## The little gears that couldn't.

The British do have a sense of humour. Why else would they issue this gold and silver two-pound coin to honor the advance of British industry?

The artistic designer has used a circle of gears of different sizes in an interlocked array. There are 19 gears. Even if they were sized properly, an odd number of gears meshing around a circle couldn't possibly turn. The reason is simple; each gear turns its neighbor in the opposite direction.

How about an even number of gears meshed around a circle? Contrary to one's intuition, such a system will turn freely no matter what the gear sizes or number of teeth, provided the gear teeth were cut according to good engineering standards. But, even then, the gears wouldn't be doing anything useful. Something like a dog chasing its tail.

One hopes British industry is on the move, even if these gears aren't. Does anyone out there have more documentation on this incident, perhaps public and press reaction, lame excuses by the folks responsible, scientists' reactions? Send all such material to the address below.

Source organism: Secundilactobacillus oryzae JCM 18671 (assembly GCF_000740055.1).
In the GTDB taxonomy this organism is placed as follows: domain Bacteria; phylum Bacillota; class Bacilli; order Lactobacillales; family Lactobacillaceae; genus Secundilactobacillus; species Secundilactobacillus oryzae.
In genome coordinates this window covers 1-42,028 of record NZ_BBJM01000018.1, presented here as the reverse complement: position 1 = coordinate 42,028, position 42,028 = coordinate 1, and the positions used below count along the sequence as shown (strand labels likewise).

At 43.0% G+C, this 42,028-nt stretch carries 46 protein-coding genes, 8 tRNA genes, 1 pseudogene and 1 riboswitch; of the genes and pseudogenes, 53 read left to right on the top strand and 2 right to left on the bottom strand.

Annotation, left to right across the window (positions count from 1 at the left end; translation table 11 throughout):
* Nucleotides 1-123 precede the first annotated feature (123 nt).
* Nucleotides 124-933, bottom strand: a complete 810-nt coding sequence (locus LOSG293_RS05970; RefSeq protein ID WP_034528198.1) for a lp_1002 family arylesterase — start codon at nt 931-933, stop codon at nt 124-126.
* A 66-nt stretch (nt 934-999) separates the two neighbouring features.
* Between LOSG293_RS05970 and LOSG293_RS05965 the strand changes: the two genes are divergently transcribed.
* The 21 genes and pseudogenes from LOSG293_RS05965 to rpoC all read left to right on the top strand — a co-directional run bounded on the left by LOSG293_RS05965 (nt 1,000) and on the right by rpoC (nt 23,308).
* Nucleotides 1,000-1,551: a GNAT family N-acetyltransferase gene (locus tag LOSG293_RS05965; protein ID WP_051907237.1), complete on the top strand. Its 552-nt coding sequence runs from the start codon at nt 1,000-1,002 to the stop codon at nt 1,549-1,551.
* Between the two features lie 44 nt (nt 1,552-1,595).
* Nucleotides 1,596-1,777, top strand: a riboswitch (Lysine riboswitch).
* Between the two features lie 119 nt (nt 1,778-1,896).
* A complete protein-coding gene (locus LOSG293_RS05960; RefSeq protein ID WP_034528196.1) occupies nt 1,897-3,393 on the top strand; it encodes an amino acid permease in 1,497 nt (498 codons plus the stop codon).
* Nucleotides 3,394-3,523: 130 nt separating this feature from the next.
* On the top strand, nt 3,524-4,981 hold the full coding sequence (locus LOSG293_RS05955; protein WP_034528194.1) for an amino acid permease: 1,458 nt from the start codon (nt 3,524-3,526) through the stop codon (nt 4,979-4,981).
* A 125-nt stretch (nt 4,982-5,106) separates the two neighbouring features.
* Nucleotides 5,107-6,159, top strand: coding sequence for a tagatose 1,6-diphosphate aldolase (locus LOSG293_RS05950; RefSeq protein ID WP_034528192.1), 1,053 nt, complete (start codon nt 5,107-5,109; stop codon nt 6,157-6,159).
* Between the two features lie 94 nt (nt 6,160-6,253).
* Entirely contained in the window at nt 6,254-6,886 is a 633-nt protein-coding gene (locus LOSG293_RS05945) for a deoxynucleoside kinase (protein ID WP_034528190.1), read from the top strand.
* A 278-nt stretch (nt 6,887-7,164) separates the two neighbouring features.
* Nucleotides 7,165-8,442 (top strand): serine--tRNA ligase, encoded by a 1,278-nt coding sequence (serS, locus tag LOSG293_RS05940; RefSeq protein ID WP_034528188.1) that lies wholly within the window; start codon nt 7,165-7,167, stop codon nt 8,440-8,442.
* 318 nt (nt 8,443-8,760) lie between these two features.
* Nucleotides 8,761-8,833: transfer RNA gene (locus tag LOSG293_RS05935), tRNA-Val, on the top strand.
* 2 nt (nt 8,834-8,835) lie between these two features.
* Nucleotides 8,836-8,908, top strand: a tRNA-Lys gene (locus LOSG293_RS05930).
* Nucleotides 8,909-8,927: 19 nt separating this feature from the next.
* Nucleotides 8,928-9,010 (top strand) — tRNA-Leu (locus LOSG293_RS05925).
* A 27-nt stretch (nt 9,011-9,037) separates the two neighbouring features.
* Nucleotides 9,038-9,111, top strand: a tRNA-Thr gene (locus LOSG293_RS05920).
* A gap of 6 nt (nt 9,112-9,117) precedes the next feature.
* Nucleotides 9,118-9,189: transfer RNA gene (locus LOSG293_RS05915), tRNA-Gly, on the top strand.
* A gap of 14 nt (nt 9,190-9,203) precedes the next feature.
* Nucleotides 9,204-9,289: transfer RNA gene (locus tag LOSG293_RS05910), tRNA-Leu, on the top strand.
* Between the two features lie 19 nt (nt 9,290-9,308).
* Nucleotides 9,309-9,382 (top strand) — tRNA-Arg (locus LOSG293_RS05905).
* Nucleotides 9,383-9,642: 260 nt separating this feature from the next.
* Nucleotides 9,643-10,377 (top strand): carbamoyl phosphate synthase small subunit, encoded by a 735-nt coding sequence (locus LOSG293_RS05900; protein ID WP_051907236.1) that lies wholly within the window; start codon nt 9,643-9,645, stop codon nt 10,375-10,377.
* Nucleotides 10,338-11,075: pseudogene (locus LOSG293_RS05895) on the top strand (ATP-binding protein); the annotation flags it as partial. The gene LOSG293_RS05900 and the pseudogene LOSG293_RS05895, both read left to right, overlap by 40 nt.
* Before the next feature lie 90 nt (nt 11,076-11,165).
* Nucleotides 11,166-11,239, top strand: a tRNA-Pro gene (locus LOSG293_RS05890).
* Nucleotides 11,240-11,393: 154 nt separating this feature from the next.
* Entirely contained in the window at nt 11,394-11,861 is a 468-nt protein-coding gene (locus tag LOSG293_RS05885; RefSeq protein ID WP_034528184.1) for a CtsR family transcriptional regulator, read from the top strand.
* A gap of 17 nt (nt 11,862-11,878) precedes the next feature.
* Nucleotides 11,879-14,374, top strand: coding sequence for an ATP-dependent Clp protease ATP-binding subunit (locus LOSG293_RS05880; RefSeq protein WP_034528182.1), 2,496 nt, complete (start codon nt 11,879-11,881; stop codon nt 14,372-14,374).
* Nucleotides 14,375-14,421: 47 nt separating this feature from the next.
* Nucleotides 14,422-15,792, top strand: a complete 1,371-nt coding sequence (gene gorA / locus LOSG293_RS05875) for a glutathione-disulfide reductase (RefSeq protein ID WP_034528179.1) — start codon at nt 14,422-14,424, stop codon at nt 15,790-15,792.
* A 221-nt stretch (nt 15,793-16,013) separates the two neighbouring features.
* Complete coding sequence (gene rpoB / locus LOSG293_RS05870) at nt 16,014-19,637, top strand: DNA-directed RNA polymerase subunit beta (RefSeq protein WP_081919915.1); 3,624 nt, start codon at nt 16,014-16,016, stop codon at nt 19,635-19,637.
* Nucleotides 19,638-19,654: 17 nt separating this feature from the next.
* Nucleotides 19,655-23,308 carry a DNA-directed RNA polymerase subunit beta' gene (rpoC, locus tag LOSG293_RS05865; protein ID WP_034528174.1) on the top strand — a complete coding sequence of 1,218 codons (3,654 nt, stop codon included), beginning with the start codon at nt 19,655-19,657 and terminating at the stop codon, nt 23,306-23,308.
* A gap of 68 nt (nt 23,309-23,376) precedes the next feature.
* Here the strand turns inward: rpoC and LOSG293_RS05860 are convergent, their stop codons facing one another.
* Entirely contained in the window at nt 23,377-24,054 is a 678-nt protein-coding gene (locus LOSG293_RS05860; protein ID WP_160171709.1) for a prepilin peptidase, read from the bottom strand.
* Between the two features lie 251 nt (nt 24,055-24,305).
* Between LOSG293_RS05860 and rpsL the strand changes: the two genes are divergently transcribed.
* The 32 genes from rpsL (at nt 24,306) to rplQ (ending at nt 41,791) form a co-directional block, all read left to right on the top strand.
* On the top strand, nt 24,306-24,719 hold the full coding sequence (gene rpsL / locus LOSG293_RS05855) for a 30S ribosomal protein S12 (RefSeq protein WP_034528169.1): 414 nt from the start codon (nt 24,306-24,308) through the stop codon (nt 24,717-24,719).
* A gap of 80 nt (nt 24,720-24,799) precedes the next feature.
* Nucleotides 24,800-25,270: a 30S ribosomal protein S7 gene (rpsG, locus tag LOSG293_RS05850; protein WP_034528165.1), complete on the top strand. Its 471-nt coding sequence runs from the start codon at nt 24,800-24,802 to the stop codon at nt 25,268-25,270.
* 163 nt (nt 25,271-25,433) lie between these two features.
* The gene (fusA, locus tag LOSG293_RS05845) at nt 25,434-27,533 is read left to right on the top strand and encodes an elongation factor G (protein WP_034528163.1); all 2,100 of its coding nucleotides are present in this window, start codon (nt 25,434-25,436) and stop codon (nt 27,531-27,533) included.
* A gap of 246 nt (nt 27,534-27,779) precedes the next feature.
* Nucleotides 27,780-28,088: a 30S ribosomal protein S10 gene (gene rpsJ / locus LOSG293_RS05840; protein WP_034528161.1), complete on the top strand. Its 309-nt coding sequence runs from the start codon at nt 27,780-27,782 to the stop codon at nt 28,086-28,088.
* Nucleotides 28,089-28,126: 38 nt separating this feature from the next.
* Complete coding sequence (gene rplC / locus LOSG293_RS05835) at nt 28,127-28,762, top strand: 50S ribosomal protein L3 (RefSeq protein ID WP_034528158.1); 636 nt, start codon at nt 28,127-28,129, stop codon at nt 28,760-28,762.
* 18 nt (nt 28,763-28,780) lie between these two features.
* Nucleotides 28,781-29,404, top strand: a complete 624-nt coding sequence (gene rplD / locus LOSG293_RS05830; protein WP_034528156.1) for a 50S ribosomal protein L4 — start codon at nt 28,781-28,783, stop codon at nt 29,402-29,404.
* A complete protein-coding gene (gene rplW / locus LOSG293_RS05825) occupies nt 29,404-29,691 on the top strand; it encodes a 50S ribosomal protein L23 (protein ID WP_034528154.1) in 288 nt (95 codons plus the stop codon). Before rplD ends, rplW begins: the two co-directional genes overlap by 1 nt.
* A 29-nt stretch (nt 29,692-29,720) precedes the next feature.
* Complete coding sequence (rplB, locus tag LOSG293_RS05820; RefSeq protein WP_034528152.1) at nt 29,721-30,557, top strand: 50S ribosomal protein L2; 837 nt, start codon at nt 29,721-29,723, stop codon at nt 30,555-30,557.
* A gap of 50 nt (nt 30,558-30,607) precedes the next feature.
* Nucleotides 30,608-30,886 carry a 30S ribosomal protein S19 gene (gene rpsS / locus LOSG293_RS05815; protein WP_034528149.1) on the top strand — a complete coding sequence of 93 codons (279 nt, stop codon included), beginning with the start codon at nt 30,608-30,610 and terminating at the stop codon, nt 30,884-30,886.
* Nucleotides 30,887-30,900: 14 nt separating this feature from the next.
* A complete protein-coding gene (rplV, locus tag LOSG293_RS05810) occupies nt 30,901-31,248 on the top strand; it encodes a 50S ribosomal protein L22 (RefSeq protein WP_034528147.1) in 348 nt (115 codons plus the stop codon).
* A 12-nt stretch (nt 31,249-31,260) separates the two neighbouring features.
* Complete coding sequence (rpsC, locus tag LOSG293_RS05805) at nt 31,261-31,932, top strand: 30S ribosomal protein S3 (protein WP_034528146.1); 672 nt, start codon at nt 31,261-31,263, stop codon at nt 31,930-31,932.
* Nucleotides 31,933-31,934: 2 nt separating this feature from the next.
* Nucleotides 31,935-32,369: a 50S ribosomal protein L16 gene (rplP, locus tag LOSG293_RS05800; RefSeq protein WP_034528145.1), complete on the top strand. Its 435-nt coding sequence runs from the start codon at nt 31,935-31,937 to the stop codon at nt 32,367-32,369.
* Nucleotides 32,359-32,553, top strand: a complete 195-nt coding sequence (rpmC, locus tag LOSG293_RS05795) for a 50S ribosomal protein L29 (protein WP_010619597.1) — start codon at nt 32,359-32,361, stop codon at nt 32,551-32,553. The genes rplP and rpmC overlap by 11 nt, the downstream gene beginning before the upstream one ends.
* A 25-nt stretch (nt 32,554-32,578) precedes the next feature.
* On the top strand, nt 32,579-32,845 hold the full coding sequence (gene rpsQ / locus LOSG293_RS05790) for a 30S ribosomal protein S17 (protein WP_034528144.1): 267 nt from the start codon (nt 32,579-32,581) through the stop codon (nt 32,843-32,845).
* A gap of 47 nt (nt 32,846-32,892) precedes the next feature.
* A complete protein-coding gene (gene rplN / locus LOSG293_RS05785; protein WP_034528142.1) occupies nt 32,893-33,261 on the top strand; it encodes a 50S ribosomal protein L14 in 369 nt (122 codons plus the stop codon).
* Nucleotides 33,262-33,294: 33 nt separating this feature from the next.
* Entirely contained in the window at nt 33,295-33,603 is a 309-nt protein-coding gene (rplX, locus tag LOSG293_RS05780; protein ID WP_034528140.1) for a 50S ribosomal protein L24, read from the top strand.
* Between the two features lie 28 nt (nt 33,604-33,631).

This is a handsome coin, the first bimetallic coin in British coinage. The inner disc is made of cupro-nickel, while the outer ring is made of nickel-brass. (A collector's version in gold and white gold was also made.) One side has the Queen's profile. The side shown above has a design in the center depicting a chariot wheel. Around this are the gridlocked gears, then a printed circuit, and a pattern which represents the internet. On the milled edge is part of Newton's quote "Standing on the Shoulders of Giants." This is appropriate, since Newton introduced milled coinage in England when he was director of the Mint.

Apparently no one informed the British Mint of this goof before the 2002 coin was issued with the same locked gear design. A 2003 coin had a new design, with the gears replaced by a picture of the structure of DNA, and the edge of the coin then read "Deoxyribonucleic Acid". (Alas, poor Newton; you have been displaced by a molecule.) But then some 2004 coins returned to the gear design. Perhaps someone at the mint does have a sense of humour.

Here's a 2007 update from Darren Dowling in England:

I like to make my students question things and we were discussing gears the other day while learning about loci in a GCSE class. I pointed out the 'error' on the two pound coin and they asked why they did it and why they didn't check first.

So I emailed the Royal Mint and received: